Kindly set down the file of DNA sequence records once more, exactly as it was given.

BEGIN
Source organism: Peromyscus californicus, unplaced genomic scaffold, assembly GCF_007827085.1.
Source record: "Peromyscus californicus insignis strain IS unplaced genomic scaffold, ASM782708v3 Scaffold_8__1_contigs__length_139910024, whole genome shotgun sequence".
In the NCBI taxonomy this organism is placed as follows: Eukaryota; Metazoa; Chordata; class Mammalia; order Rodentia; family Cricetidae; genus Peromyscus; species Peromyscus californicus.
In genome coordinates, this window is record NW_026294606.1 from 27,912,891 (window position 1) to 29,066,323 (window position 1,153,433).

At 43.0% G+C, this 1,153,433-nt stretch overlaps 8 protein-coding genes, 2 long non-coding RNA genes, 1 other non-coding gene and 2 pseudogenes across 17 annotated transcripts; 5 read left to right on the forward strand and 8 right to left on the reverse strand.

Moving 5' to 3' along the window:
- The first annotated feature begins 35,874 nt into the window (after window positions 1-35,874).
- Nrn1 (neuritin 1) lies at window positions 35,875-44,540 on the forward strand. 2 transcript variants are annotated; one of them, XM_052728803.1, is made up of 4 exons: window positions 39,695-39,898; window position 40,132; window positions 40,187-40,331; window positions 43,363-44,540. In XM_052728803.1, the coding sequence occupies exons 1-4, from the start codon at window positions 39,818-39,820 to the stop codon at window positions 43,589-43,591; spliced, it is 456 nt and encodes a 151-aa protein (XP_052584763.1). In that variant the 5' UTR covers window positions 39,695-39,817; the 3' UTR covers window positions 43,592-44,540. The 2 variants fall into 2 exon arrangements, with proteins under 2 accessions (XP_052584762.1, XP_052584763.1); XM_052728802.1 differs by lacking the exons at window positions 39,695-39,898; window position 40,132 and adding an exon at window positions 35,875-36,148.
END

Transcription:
Source organism: Peromyscus californicus, unplaced genomic scaffold, assembly GCF_007827085.1.
Source record: "Peromyscus californicus insignis strain IS unplaced genomic scaffold, ASM782708v3 Scaffold_8__1_contigs__length_139910024, whole genome shotgun sequence".
In the NCBI taxonomy this organism is placed as follows: Eukaryota; Metazoa; Chordata; class Mammalia; order Rodentia; family Cricetidae; genus Peromyscus; species Peromyscus californicus.
In genome coordinates, this window is record NW_026294606.1 from 27,912,891 (window position 1) to 29,066,323 (window position 1,153,433).

At 43.0% G+C, this 1,153,433-nt stretch overlaps 8 protein-coding genes, 2 long non-coding RNA genes, 1 other non-coding gene and 2 pseudogenes across 17 annotated transcripts; 5 read left to right on the forward strand and 8 right to left on the reverse strand.

Moving 5' to 3' along the window:
- The first annotated feature begins 35,874 nt into the window (after window positions 1-35,874).
- Nrn1 (neuritin 1) lies at window positions 35,875-44,540 on the forward strand. 2 transcript variants are annotated; one of them, XM_052728803.1, is made up of 4 exons: window positions 39,695-39,898; window position 40,132; window positions 40,187-40,331; window positions 43,363-44,540. In XM_052728803.1, the coding sequence occupies exons 1-4, from the start codon at window positions 39,818-39,820 to the stop codon at window positions 43,589-43,591; spliced, it is 456 nt and encodes a 151-aa protein (XP_052584763.1). In that variant the 5' UTR covers window positions 39,695-39,817; the 3' UTR covers window positions 43,592-44,540. The 2 variants fall into 2 exon arrangements, with proteins under 2 accessions (XP_052584762.1, XP_052584763.1); XM_052728802.1 differs by lacking the exons at window positions 39,695-39,898; window position 40,132 and adding an exon at window positions 35,875-36,148.